So, the great negotiator and deal-maker (self-admitted) is now engaged in international brinkmanship over tariffs and trade. He can claim he is being true to his electioneering promises as he takes aim at China which has a massive trade surplus with the U.S. (although the U.S. operates a surplus on services). China is considered an easy and obvious target and we can almost hear Mr. Trump’s supporters cheering these initiatives from the rooftops.
China has a trade surplus with many countries. It is the natural order of things when it comes to trade. Overall the global deficits and surpluses must square to zero. The U.S., in particular, enjoys spending and consuming – the household savings ratio is now very close to its all-time low, the level of consumer credit outstanding relative to personal income is at a record high, personal consumption as a percentage of GDP is also around its record high and the federal government consistently runs loose fiscal policies. A proportion of this exuberant spending naturally spills abroad. Foreign savers effectively fund the U.S. overspend.
A significant trade skirmish would be very bad news. In the U.S. it will raise domestic price levels and impede growth. A tiny minority will benefit at the expense of the majority. Yet Mr. Trump tweets that “trade wars are good”. Even the most cursory examination of economic history demonstrates that tariffs, embargoes, subsidies and other techniques to distort trade flows do nothing to advance a nation’s prosperity over the long haul.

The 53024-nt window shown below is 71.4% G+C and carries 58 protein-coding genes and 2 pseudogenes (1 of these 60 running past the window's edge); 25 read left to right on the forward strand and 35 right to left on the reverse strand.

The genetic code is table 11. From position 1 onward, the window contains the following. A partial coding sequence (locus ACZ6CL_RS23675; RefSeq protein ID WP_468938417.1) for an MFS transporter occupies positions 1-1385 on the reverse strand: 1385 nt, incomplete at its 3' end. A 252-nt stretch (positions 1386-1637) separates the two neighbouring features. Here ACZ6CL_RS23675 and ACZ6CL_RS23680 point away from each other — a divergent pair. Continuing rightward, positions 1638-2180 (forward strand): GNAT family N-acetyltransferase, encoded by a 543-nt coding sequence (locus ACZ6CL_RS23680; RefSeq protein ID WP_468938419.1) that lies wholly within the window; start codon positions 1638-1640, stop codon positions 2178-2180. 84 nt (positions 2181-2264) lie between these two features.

Australia only recently gave up on its domestic motor vehicle manufacturing industry after 60 years and billions of dollars of taxpayer-funded subsidies. At last count the Australian population was around 24 million – far too small to support a domestic industry of this type yet political opportunism and vested interests rode roughshod over basic economics. It is ironic that the subsidies went to foreign-owned companies. Most other countries also play the subsidy/tariff/tax game so that the much vaunted level-playing-field resembles a rocky outcrop. Politics invariably triumphs.
We have been concerned about the state of world trade for some time. It is a great puller of GDP growth – invariably growing much faster than GDP and adding to global well-being. However, since the financial crisis the “pull” has been extremely subdued relative to the past.
The OECD recently put some valuable flesh on the trade bones and we have reproduced their findings in the chart shown.
The decline in the ratio of trade growth to GDP growth relative to the immediate pre-crisis years and the earlier decades is stark. The OECD notes that the number of new trade restrictions in the major economies has built up in the last decade – a not unexpected consequence of a financial crisis (our comment). When confidence in the economic foundations is shaken it is all too easy (and popular) to run to protectionist policies.
We fervently hope that these policies go no further and gradually unwind. Mr. Trump can lead by example. We won’t have long to wait to find out.